The Tory journalist Peter Oborne has admitted: "When the Tory government is hit with a setback in the Commons, the value of sterling tends to rise, sometimes quite sharply. One would expect that if the markets were terrified of Jeremy Corbyn, they would fall sharply as Corbyn’s chances improved. But there is now undeniable evidence that markets are actually rising on prospects of a Corbyn government, not the reverse.... Corbyn is more mainstream than some of his political opponents allow. More to the point, I can't help but notice that Corbyn and his shadow chancellor McDonnell go down well in the City. Better by far than Boris Johnson." (58)

It has to be remembered that in the 2017 General Election the Conservative Party won 36.9% of the vote, but still could not form a majority government. What is more, the polls in the final week were suggesting they would obtain nearly 40%. Johnson and Cummings will be pleased that the Liberal Democrats are polling an average of 18% in September. They hope that this will take votes from Labour. That is unlikely to happen as the 19 top target seats (seats where they are behind their opponent by 20 points or less), just two are held by Labour. Instead, the Lib Dems pose a bigger threat to the Tories. Thirteen of their top target seats are currently held by Conservative MPs. This creates a major obstacle to the Tories’ chances of winning a majority. Ell Smith has pointed out: "In the 2015 election, just 56 seats out of 650 had a majority of less than five points; since the 2017 election, there are now 96 such seats. As a result, small swings in the popular vote can have a massive impact." (59)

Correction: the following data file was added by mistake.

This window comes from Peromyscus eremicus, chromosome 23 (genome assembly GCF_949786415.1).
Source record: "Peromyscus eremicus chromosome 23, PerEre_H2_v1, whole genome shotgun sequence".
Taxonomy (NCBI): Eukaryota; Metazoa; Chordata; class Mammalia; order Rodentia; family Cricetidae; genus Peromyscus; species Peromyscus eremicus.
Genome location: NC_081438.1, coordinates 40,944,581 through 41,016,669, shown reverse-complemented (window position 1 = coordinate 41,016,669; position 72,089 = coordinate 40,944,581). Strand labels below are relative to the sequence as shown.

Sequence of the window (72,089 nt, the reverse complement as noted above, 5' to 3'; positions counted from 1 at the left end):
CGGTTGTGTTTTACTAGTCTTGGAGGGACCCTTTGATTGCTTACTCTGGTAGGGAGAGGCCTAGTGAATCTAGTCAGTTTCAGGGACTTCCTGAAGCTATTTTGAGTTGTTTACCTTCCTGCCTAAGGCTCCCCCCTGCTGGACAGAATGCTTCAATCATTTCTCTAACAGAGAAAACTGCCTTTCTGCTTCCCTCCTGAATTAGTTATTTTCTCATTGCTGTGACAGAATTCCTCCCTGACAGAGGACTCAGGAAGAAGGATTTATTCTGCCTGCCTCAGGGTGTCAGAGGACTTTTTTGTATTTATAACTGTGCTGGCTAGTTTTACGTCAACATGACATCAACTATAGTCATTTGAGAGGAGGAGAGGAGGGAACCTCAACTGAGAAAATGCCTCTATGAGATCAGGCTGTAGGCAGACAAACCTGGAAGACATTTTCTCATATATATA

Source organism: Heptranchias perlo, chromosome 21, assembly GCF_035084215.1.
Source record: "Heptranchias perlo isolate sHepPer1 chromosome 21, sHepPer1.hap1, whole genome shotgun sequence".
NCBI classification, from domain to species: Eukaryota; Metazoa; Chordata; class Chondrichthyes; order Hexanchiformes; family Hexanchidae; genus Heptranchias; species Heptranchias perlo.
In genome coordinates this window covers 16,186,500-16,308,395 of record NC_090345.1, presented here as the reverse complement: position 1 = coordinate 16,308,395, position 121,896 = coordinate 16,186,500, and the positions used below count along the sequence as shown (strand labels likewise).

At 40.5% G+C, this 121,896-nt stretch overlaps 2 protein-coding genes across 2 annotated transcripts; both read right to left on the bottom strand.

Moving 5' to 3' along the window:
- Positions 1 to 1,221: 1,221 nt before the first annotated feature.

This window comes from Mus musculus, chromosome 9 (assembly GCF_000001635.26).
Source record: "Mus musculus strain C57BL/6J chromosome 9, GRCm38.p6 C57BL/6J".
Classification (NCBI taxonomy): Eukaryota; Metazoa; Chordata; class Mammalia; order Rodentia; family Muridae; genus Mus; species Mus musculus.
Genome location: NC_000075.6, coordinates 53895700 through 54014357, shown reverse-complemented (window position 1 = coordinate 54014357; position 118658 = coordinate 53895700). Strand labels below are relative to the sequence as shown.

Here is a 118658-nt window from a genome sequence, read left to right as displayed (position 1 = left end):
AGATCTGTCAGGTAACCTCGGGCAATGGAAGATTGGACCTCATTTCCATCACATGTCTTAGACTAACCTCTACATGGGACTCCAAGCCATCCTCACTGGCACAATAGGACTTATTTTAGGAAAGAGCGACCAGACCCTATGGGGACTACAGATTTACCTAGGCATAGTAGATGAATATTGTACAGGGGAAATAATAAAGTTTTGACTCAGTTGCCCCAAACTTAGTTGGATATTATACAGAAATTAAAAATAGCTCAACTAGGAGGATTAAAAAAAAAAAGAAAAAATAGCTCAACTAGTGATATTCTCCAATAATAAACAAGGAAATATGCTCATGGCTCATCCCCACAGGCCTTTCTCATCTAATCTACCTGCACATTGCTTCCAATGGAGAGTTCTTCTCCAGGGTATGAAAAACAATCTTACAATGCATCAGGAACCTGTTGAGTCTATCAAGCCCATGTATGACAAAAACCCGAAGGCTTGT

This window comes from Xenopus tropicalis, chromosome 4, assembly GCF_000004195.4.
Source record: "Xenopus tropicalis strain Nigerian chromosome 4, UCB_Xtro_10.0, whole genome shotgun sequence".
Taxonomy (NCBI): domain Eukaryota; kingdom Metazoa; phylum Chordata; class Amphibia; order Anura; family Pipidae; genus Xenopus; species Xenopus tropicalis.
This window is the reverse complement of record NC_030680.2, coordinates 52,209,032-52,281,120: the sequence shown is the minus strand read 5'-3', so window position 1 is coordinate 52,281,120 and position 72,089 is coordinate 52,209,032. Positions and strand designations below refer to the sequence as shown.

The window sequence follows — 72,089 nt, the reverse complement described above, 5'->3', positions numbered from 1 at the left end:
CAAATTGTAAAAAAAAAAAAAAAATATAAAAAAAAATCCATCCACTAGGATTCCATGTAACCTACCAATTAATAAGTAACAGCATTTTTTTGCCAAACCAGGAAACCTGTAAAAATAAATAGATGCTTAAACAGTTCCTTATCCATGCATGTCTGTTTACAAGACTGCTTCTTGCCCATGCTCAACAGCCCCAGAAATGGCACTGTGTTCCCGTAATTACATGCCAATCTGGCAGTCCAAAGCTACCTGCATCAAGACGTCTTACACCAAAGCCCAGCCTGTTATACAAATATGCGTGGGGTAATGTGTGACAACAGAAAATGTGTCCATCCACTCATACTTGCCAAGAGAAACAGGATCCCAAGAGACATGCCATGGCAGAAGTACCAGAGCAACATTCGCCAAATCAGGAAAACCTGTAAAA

As Craig Murray has argued: "Make no mistake, the Tories are in trouble. They need to pile on millions of votes in Northern English Labour constituencies before they actually start to win any, and they have thrown away existing liberal Tory support in London and southern England in order to pursue that goal. First Past the Post is very capricious, and once the leading party falls to 35% results become fickle even where there is a decent plurality. Regional concentration is actually an advantage in FPTP and in effect the Tories are in danger of evening out their support across England too much. They will certainly be down to a maximum of two seats in Scotland. They will have large losses to Labour and Lib Dems in London and the South West. All that is before we get in to the campaigning period and Jeremy Corbyn’s ability to solidify the Labour vote. So with the prorogation row, the parliamentary defeats, the lost court cases and the Yellowhammer documents, Boris Johnson was looking on sticky ground. The Labour Party had finally arrived at an apparently workable stance on Brexit: a general election followed by a second EU referendum with options of a viable deal and remain. Jeremy Corbyn, who had succeeded in helping build an opposition consensus on parliamentary tactics, has been looking in his strongest position for some time." (60)

On the surface it appears that Cummings strategy has not worked. As one journalist has pointed out. "No prime minister has had a more calamitous start. These are the opening battles of a seismic political war. Within five days, Mr. Johnson has lost control of Parliament, lost his party’s majority, lost his ability to leave the European Union at the end of October without a deal, as he has pledged, and lost the loyalty of many moderates in his Conservative Party by brutally expelling the 21 principled, thoughtful, experienced and respected members of Parliament who had opposed his plans to catapult Britain out of Europe without a deal. Mr. Cummings’s decisions have left Mr. Johnson dangling at the mercy of the opposition parties. He can’t pass any laws, and the opposition now has the power to make the crucial political decision: the date of the next election." (61)